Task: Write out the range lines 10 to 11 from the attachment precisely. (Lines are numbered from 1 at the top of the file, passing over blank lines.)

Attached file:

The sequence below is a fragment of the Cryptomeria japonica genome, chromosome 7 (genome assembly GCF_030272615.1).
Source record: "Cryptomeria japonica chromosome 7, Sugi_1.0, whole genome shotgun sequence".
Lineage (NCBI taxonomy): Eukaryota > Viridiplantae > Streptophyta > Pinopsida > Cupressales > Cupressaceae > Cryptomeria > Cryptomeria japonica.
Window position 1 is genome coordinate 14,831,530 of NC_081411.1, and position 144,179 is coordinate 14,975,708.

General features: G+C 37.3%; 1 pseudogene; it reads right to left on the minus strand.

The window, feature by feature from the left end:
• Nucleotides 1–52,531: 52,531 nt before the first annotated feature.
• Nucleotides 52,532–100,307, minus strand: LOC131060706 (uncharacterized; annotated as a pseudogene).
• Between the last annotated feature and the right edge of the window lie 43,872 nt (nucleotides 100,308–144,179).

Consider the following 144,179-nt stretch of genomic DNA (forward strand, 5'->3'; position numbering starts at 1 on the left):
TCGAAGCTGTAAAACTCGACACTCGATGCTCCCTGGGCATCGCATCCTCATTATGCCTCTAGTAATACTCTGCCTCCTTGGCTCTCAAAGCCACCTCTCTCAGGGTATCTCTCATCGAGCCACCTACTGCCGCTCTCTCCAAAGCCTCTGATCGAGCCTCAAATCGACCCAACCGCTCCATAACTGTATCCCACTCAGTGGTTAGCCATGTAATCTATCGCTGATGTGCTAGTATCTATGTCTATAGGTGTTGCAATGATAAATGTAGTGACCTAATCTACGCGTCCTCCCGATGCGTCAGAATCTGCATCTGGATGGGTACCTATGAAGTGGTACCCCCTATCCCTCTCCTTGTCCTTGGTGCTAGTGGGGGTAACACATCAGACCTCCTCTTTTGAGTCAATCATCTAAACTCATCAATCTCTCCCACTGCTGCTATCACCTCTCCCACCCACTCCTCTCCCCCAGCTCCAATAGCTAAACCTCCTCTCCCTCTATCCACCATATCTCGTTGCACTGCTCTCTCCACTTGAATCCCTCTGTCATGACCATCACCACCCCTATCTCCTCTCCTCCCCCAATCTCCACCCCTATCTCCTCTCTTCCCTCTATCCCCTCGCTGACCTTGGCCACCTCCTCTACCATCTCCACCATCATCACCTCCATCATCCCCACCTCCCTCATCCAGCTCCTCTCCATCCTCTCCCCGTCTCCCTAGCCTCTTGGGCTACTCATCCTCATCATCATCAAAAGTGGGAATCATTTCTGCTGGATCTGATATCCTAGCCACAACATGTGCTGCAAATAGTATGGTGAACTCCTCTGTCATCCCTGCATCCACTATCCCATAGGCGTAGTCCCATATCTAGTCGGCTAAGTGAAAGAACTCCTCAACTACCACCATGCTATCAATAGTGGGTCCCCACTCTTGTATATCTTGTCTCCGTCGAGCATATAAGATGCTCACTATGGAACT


Consider the following 144,179-nt stretch of genomic DNA (forward strand, 5'->3'; position numbering starts at 1 on the left):
TCGAAGCTGTAAAACTCGACACTCGATGCTCCCTGGGCATCGCATCCTCATTATGCCTCTAGTAATACTCTGCCTCCTTGGCTCTCAAAGCCACCTCTCTCAGGGTATCTCTCATCGAGCCACCTACTGCCGCTCTCTCCAAAGCCTCTGATCGAGCCTCAAATCGACCCAACCGCTCCATAACTGTATCCCACTCAGTGGTTAGCCATGTAATCTATCGCTGATGTGCTAGTATCTATGTCTATAGGTGTTGCAATGATAAATGTAGTGACCTAATCTACGCGTCCTCCCGATGCGTCAGAATCTGCATCTGGATGGGTACCTATGAAGTGGTACCCCCTATCCCTCTCCTTGTCCTTGGTGCTAGTGGGGGTAACACATCAGACCTCCTCTTTTGAGTCAATCATCTAAACTCATCAATCTCTCCCACTGCTGCTATCACCTCTCCCACCCACTCCTCTCCCCCAGCTCCAATAGCTAAACCTCCTCTCCCTCTATCCACCATATCTCGTTGCACTGCTCTCTCCACTTGAATCCCTCTGTCATGACCATCACCACCCCTATCTCCTCTCCTCCCCCAATCTCCACCCCTATCTCCTCTCTTCCCTCTATCCCCTCGCTGACCTTGGCCACCTCCTCTACCATCTCCACCATCATCACCTCCATCATCCCCACCTCCCTCATCCAGCTCCTCTCCATCCTCTCCCCGTCTCCCTAGCCTCTTGGGCTACTCATCCTCATCATCATCAAAAGTGGGAATCATTTCTGCTGGATCTGATATCCTAGCCACAACATGTGCTGCAAATAGTATGGTGAACTCCTCTGTCATCCCTGCATCCACTATCCCATAGGCGTAGTCCCATATCTAGTCGGCTAAGTGAAAGAACTCCTCAACTACCACCATGCTATCAATAGTGGGTCCCCACTCTTGTATATCTTGTCTCCGTCGAGCATATAAGATGCTCACTATGGAACT